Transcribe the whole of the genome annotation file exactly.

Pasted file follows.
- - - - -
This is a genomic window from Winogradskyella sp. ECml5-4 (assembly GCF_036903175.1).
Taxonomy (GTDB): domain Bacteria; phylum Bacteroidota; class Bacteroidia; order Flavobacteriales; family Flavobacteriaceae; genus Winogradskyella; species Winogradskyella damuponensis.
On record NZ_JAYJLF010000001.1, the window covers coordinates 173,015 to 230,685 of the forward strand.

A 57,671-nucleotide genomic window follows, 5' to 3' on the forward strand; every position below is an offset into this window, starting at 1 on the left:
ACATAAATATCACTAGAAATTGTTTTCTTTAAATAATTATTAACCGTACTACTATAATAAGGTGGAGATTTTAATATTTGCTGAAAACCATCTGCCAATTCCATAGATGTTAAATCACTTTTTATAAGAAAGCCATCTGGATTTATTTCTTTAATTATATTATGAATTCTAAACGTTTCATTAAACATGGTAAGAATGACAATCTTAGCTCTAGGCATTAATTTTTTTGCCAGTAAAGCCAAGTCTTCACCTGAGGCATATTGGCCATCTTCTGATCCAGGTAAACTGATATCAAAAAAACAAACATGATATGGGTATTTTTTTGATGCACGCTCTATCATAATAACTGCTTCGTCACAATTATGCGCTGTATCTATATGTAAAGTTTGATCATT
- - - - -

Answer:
This is a genomic window from Winogradskyella sp. ECml5-4 (assembly GCF_036903175.1).
Taxonomy (GTDB): domain Bacteria; phylum Bacteroidota; class Bacteroidia; order Flavobacteriales; family Flavobacteriaceae; genus Winogradskyella; species Winogradskyella damuponensis.
On record NZ_JAYJLF010000001.1, the window covers coordinates 173,015 to 230,685 of the forward strand.

A 57,671-nucleotide genomic window follows, 5' to 3' on the forward strand; every position below is an offset into this window, starting at 1 on the left:
ACATAAATATCACTAGAAATTGTTTTCTTTAAATAATTATTAACCGTACTACTATAATAAGGTGGAGATTTTAATATTTGCTGAAAACCATCTGCCAATTCCATAGATGTTAAATCACTTTTTATAAGAAAGCCATCTGGATTTATTTCTTTAATTATATTATGAATTCTAAACGTTTCATTAAACATGGTAAGAATGACAATCTTAGCTCTAGGCATTAATTTTTTTGCCAGTAAAGCCAAGTCTTCACCTGAGGCATATTGGCCATCTTCTGATCCAGGTAAACTGATATCAAAAAAACAAACATGATATGGGTATTTTTTTGATGCACGCTCTATCATAATAACTGCTTCGTCACAATTATGCGCTGTATCTATATGTAAAGTTTGATCATT